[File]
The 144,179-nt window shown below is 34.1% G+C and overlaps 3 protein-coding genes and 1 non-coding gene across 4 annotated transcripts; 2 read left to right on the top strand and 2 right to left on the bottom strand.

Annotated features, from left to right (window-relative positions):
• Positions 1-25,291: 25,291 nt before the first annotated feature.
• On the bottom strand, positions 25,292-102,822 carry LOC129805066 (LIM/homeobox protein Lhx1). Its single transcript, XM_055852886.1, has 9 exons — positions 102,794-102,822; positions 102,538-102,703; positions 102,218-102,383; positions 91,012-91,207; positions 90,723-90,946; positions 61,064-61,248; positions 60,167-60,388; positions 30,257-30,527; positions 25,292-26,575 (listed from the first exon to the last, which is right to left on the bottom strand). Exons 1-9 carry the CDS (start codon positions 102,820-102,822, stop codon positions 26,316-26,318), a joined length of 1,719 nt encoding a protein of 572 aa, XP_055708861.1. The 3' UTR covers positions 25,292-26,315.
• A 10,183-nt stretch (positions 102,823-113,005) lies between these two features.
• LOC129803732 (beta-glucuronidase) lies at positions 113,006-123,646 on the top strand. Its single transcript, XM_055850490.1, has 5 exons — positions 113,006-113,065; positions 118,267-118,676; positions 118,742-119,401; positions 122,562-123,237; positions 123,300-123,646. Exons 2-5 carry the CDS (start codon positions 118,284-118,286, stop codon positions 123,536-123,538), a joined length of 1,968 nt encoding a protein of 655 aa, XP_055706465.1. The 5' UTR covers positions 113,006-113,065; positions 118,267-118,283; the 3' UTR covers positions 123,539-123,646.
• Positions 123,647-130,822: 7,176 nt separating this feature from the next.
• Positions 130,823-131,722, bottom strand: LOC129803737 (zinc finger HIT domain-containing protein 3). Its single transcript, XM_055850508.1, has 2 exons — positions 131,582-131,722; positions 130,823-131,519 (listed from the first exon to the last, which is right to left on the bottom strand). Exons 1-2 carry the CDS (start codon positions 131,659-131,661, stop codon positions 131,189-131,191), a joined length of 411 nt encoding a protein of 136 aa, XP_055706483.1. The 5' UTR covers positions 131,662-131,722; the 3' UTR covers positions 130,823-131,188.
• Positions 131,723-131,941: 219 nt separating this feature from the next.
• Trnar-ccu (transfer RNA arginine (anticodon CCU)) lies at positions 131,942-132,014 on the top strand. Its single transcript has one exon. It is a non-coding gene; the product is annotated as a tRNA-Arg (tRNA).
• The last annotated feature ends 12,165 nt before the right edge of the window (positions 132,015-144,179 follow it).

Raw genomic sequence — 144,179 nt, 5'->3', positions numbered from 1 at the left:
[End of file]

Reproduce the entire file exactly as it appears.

The 144,179-nt window shown below is 34.1% G+C and overlaps 3 protein-coding genes and 1 non-coding gene across 4 annotated transcripts; 2 read left to right on the top strand and 2 right to left on the bottom strand.

Annotated features, from left to right (window-relative positions):
• Positions 1-25,291: 25,291 nt before the first annotated feature.
• On the bottom strand, positions 25,292-102,822 carry LOC129805066 (LIM/homeobox protein Lhx1). Its single transcript, XM_055852886.1, has 9 exons — positions 102,794-102,822; positions 102,538-102,703; positions 102,218-102,383; positions 91,012-91,207; positions 90,723-90,946; positions 61,064-61,248; positions 60,167-60,388; positions 30,257-30,527; positions 25,292-26,575 (listed from the first exon to the last, which is right to left on the bottom strand). Exons 1-9 carry the CDS (start codon positions 102,820-102,822, stop codon positions 26,316-26,318), a joined length of 1,719 nt encoding a protein of 572 aa, XP_055708861.1. The 3' UTR covers positions 25,292-26,315.
• A 10,183-nt stretch (positions 102,823-113,005) lies between these two features.
• LOC129803732 (beta-glucuronidase) lies at positions 113,006-123,646 on the top strand. Its single transcript, XM_055850490.1, has 5 exons — positions 113,006-113,065; positions 118,267-118,676; positions 118,742-119,401; positions 122,562-123,237; positions 123,300-123,646. Exons 2-5 carry the CDS (start codon positions 118,284-118,286, stop codon positions 123,536-123,538), a joined length of 1,968 nt encoding a protein of 655 aa, XP_055706465.1. The 5' UTR covers positions 113,006-113,065; positions 118,267-118,283; the 3' UTR covers positions 123,539-123,646.
• Positions 123,647-130,822: 7,176 nt separating this feature from the next.
• Positions 130,823-131,722, bottom strand: LOC129803737 (zinc finger HIT domain-containing protein 3). Its single transcript, XM_055850508.1, has 2 exons — positions 131,582-131,722; positions 130,823-131,519 (listed from the first exon to the last, which is right to left on the bottom strand). Exons 1-2 carry the CDS (start codon positions 131,659-131,661, stop codon positions 131,189-131,191), a joined length of 411 nt encoding a protein of 136 aa, XP_055706483.1. The 5' UTR covers positions 131,662-131,722; the 3' UTR covers positions 130,823-131,188.
• Positions 131,723-131,941: 219 nt separating this feature from the next.
• Trnar-ccu (transfer RNA arginine (anticodon CCU)) lies at positions 131,942-132,014 on the top strand. Its single transcript has one exon. It is a non-coding gene; the product is annotated as a tRNA-Arg (tRNA).
• The last annotated feature ends 12,165 nt before the right edge of the window (positions 132,015-144,179 follow it).

Raw genomic sequence — 144,179 nt, 5'->3', positions numbered from 1 at the left: